Black Phosphorus Takes a Step Toward CMOS

Prototype transistors of both the types needed for CMOS can be made by adjusting the material's thickness

2 min read
Black Phosphorus Takes a Step Toward CMOS
Illustration: Institute for Basic Science

Researchers working at the Institute for Basic Science Center for Integrated Nanostructure Physics at Sungkyunkwan University (SKKU) in South Korea have discovered that they can manipulate black phosphorus to behave as an n-type (excess electrons) semiconductor, a p-type (excess holes), or as if it were ambipolar (both n- or p-type) simply by changing its thickness and its bandgap or by using a different metal to contact it with. (Today’s digital logic, CMOS, requires both n-type and p-type transistors.)

With this knowledge, the Korean researchers were able to fabricate a transistor from the material that can operate at lower voltages than a silicon-based transistor. (Though it wasn’t the first black phosphorus transistor ever made.)

Black phosphorus—or, as it sometimes called, phosphorene—is a fairly recent arrival in the two-dimensional landscape. After languishing in chemical catalogs for nearly a century, the material took on new life last year when researchers were able to exfoliate films of the substance having just 10 to 20 atomic layers.

Excitement about the material has grown quickly since then because unlike its older cousin, graphene, black phosphorus possesses an inherent band gap. Also, the range of that band gap is appealing because it falls between those of graphene and transition metal dichalcogenides—covering the visible to infrared range needed for optoelectronics.

However, the Korea-based researchers have skipped passed optoelectronics and gone right into the jaws of the dragon—testing to see if the material could compete with silicon in digital logic. In research published in the journal Nature Communications, the SKKU team discovered that by simply adjusting the thickness of the material they could change its band gap, which should prove to be a valuable tool in the struggle against mighty silicon.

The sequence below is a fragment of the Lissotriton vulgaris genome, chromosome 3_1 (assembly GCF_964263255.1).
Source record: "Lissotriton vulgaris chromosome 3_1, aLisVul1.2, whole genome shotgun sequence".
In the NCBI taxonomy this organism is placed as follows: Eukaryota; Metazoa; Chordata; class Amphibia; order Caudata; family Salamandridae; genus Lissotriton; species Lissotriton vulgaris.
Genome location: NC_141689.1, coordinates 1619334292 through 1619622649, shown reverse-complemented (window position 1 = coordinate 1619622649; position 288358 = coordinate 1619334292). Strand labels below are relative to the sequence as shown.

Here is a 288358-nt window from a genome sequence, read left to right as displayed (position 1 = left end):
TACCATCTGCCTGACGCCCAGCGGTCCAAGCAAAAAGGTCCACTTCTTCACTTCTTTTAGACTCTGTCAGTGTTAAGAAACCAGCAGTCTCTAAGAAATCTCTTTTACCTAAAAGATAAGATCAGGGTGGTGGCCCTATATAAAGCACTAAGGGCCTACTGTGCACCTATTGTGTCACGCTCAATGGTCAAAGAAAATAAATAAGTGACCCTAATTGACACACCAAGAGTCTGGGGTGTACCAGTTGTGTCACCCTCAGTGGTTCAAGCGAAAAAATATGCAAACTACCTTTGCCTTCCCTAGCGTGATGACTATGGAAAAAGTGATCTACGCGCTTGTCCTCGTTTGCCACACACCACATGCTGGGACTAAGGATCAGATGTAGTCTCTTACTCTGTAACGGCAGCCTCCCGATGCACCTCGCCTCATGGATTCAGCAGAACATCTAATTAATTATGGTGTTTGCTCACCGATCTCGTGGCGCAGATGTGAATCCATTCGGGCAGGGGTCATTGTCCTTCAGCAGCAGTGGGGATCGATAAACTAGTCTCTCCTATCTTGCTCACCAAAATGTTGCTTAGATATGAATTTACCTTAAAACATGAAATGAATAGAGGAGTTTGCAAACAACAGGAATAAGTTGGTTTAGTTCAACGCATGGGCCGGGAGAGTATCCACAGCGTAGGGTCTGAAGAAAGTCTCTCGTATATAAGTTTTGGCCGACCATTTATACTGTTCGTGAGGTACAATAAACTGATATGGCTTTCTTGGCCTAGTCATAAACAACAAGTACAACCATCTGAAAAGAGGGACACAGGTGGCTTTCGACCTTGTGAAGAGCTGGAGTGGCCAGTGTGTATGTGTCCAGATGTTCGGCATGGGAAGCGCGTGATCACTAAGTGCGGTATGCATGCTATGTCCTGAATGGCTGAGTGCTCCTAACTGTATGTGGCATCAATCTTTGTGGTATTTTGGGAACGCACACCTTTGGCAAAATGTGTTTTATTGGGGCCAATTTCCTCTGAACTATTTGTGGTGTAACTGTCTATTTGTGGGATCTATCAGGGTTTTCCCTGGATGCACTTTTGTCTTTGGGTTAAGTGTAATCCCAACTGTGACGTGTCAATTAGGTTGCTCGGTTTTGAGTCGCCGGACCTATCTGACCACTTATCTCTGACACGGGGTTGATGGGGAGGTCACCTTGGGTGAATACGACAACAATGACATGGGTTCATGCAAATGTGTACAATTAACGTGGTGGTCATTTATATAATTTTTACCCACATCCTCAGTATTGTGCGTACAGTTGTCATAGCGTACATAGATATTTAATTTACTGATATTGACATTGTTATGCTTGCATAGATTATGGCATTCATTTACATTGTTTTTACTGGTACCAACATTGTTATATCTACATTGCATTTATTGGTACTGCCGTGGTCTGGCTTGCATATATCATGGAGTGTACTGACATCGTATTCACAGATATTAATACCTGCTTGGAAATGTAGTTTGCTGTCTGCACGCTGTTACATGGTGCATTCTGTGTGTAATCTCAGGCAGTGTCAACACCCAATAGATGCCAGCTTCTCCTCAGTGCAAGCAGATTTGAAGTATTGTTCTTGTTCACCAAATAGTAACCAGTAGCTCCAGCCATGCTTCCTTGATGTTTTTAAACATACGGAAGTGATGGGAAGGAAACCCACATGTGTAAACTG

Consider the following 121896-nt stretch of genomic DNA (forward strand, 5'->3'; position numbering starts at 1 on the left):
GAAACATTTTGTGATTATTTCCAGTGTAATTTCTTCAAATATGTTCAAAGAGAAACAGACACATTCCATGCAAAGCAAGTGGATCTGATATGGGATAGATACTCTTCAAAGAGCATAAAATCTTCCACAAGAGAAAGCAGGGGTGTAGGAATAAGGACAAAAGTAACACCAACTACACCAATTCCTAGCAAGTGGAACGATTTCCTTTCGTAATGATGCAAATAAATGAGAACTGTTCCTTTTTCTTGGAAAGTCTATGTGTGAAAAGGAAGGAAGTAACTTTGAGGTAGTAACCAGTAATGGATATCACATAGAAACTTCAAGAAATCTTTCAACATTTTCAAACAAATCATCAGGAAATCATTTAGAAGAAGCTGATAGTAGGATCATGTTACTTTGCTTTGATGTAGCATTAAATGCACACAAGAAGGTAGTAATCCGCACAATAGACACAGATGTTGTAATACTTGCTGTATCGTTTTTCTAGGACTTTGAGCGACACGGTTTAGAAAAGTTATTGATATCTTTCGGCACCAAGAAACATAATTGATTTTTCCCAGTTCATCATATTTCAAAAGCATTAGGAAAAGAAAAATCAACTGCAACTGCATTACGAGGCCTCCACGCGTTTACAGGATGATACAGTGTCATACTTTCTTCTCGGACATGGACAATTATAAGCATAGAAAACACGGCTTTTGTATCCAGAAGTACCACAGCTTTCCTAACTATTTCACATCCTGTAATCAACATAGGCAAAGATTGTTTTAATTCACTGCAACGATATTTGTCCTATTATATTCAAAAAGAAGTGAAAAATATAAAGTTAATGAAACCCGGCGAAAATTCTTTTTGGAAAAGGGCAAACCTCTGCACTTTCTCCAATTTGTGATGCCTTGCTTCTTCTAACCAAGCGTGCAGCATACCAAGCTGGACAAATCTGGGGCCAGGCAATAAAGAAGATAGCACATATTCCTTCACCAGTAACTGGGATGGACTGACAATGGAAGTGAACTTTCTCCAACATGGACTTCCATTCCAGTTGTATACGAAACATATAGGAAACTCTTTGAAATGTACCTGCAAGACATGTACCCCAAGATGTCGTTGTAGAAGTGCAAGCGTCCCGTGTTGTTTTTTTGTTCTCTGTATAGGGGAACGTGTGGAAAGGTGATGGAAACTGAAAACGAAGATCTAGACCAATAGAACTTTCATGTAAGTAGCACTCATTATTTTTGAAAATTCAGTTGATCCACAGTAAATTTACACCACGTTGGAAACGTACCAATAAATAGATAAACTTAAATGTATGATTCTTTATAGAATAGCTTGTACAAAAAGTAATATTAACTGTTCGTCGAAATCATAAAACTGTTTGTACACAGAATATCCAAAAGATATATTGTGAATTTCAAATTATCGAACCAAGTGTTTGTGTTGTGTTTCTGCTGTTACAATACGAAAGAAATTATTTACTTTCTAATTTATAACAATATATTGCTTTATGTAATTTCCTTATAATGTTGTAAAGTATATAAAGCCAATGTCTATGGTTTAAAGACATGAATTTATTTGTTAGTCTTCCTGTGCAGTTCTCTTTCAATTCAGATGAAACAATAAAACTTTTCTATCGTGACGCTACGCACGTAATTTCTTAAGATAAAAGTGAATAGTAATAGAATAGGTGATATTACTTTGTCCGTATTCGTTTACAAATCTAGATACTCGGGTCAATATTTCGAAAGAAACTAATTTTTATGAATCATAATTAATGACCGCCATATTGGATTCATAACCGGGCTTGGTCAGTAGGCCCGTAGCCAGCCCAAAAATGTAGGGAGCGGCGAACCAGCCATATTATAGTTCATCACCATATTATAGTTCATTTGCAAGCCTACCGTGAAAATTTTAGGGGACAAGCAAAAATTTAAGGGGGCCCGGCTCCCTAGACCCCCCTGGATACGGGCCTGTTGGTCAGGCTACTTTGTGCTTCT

In their research, the team discovered that when aluminum was used as a contact, 13-nanometer-thick black phosphorus sheets displayed ambipolar properties similar to graphene. Meanwhile, thinner, 3-nm flakes are unipolar n-type with on/off current ratios greater than 105.  The thinner they can make the material, the better its switching performance. 

“The driving force in black phosphorus is the carrier mobility,” said David J. Perello, one of the researchers and authors of the article, in a press release. Carrier mobility is the speed with which charge can move through a material. While the mobility of silicon can compete with the today’s experimental devices made from black phosphorous, the potential carrier mobility of black phosphorus is much higher than silicon. “Everything centers around that,” said Perello. “The fact that the band gap changes with thickness also gives us flexibility in circuit design. As a researcher it gives me a lot of things to play with.” 

But the material has a long way to go. “I don’t think it can compete with silicon at the moment, that’s a dream everybody has,” said Perello in the release. “Silicon is cheap and plentiful and the best silicon transistors we can make have mobilities that are similar to what I was able to make in these black phosphorus devices.”

Perello added: “The fact that it was so simple to make such an excellent transistor without having access to state of the art commercial growth, fabrication, and lithography facilities means that we could make it significantly better.”

Of course, any dreams of a post-silicon, black-phosphorus world are soon brought to earth when one considers the near impossibility of producing the substance in bulk. However, scientists are looking into chemical vapor deposition (CVD) as a possibility for ramping up production of the material.

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